What This Place Does Not Remember
Project commissioned by Vizcaya Museum and Gardens for their Centennial Exhibition, "Lost Spaces and Stories of Vizcaya"

2016, Nylon, Resin, Ink, Steel Wire, Copper,
Burned Japanese Paper and Welded Steel

24 x 50 feet

Performance: Mira Lehr (Artist and Set Designer) and Yara Travieso (Director and Choreographer) with Jacqueline Bulnes (Dancer), Amanda Crider (Mezzo Soprano), Stephanie Jaimes (Cellist), David Redmond (Fabricator and Engineer) and Ingrid Travieso (Costume Designer)

Lost Spaces and Stories of Vizcaya is a two-part centennial exhibition celebrating the estate's history through contemporary art. 

Much like Vizcaya founder James Deering, who incorporated commissioned contemporary artworks in his vision for the estate, Vizcaya Curator Gina Wouters envisioned this contemporary exhibit as a vehicle to revive forgotten aspects of Vizcaya’s history.

"Following the tradition of James Deering’s patronage, we’ve commissioned local artists who have a unique perspective on Vizcaya’s place in Miami’s cultural landscape to bring back lost elements of the estate’s original design," says Gina Wouters, Curator of Vizcaya Museum and Gardens. “Through the Lost Spaces project we truly integrate our Contemporary Arts Program within the aesthetic and interpretive framework of the historic site.”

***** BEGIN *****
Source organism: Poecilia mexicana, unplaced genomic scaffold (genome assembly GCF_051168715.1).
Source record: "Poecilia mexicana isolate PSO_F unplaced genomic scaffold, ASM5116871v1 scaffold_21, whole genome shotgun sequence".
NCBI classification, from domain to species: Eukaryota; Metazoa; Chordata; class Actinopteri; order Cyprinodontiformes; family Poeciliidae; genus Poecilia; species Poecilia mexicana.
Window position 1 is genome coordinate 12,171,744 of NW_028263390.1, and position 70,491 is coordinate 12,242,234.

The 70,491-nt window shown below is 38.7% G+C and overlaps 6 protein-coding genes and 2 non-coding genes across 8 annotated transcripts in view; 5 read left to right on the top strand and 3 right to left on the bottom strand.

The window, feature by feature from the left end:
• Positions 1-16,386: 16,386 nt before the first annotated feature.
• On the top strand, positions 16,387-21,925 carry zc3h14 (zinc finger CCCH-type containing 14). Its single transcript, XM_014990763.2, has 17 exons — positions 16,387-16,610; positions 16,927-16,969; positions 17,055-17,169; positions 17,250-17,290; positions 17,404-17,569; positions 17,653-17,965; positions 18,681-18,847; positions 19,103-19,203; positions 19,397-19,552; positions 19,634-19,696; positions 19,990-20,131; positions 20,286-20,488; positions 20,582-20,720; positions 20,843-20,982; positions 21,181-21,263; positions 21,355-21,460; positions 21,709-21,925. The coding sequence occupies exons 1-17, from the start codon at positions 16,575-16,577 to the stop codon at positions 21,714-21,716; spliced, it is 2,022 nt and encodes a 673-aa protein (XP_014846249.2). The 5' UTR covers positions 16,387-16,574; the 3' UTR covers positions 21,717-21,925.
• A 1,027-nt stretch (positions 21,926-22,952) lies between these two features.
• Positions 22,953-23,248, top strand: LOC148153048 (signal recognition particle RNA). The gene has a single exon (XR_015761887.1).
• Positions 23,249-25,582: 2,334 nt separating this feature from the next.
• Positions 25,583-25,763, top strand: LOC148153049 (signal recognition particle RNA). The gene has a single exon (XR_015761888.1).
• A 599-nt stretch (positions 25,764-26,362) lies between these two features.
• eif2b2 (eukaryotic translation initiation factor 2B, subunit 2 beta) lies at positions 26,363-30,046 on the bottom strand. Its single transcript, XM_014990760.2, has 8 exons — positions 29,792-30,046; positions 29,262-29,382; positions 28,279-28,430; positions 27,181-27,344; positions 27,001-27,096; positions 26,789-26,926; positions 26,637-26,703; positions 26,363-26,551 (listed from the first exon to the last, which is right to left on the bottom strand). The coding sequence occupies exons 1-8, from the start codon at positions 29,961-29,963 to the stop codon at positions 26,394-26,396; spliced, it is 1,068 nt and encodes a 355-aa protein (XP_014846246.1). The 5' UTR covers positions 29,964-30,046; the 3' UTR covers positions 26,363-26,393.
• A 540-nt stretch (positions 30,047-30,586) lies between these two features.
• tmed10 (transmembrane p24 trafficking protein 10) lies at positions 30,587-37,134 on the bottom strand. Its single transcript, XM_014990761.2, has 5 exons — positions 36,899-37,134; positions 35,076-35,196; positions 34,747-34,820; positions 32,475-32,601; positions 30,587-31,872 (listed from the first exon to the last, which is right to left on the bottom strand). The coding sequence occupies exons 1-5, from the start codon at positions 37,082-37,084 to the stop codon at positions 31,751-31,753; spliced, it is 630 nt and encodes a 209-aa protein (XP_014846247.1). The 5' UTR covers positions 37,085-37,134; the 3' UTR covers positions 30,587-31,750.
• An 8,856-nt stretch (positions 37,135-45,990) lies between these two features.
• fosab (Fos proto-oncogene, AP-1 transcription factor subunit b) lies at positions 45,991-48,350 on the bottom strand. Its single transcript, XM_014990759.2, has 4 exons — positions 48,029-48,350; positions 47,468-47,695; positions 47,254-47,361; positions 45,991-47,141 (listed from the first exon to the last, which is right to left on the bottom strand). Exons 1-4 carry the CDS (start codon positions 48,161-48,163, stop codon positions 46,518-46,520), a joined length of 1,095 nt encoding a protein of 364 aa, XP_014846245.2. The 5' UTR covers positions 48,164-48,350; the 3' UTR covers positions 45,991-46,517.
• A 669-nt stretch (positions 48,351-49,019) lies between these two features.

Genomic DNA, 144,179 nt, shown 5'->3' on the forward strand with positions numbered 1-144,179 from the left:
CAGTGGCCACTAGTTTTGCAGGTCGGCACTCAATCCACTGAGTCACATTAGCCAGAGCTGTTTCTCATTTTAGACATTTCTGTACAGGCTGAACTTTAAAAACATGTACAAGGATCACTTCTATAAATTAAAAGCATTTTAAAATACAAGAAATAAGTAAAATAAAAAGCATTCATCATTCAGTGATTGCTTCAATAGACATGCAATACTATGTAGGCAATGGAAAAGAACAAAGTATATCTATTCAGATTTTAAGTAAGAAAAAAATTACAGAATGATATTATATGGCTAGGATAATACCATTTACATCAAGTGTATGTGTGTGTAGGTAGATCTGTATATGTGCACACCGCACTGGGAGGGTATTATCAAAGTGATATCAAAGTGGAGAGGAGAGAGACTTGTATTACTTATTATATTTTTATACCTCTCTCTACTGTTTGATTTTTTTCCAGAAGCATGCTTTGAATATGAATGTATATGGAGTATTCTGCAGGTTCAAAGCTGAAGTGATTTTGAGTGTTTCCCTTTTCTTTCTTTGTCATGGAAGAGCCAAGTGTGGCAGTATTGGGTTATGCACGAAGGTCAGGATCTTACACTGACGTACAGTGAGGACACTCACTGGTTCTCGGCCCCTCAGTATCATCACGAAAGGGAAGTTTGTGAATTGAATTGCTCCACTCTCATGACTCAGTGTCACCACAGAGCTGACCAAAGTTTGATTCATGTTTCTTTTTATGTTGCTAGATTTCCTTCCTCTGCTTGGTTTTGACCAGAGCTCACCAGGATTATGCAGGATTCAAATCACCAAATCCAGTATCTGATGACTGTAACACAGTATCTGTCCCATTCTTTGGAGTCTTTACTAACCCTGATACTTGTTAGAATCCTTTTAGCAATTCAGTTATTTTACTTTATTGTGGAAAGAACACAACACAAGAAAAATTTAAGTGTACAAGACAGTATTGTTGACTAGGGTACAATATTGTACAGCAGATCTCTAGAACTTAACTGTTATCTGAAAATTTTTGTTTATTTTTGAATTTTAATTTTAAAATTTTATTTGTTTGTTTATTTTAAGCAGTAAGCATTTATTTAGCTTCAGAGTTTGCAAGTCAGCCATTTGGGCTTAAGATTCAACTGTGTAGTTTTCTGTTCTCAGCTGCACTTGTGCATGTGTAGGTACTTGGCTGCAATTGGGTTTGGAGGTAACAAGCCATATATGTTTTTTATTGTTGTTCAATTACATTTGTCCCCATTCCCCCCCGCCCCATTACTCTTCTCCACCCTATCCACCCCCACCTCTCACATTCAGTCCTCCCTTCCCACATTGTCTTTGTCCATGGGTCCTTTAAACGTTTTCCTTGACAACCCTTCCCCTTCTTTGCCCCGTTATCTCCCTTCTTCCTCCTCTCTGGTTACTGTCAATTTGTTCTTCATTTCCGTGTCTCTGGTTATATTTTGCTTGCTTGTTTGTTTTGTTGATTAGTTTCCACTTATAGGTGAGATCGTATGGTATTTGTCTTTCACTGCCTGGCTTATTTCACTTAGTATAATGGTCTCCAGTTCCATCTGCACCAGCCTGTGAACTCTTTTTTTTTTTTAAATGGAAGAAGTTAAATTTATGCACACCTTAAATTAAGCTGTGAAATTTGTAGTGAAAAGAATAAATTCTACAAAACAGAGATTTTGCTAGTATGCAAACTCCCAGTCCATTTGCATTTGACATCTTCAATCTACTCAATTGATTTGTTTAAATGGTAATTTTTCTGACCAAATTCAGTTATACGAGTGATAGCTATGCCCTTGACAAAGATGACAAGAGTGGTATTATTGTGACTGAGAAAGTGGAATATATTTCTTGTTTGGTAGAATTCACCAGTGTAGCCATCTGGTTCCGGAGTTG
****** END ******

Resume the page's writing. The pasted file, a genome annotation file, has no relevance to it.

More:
The Casba is a small, exotic pavilion that was originally part of Vizcaya’s southern gardens and is now on the grounds of the Archdiocese of Miami. Mira Lehr and Yara Travieso’s installation will personify Vizcaya as Queen Dido, the first queen of Carthage according to ancient Greek and Roman writers. Their work will be activated through performances, and evoke the exotic wildlife that once existed on the South Property. 

The Lost Spaces and Stories of Vizcaya exhibit has been extended and will remain on view through October 9, 2017.

Available now:
Hudson Hills Press and Hard Press Editions announce the publication of MIRA LEHR: ARC OF NATURE, a five-decade overview of Lehr's expression of nature that emphasizes light, transparency and layering through a variety of media including gunpowder, fire and resin. Arts and cultural critic Eleanor Heartney analyzes Lehr's work, her background, the process involved in her artistry and her drive as a woman artist. The book features a 2014 interview conducted by art historian and critic Irving Sandler at Lehr's home in Miami Beach and a foreword by Thom Collins, Director of the Barnes Foundation. Lehr's own writing and reflections throughout the book reveal her metaphysical nature. A large format book, Mira Lehr: Arc of Nature features over 100 images of Lehr's art—compelling paintings, sculpture and video—in brilliant color.
Available online
and in fine bookstores, various museums and through Amazon.
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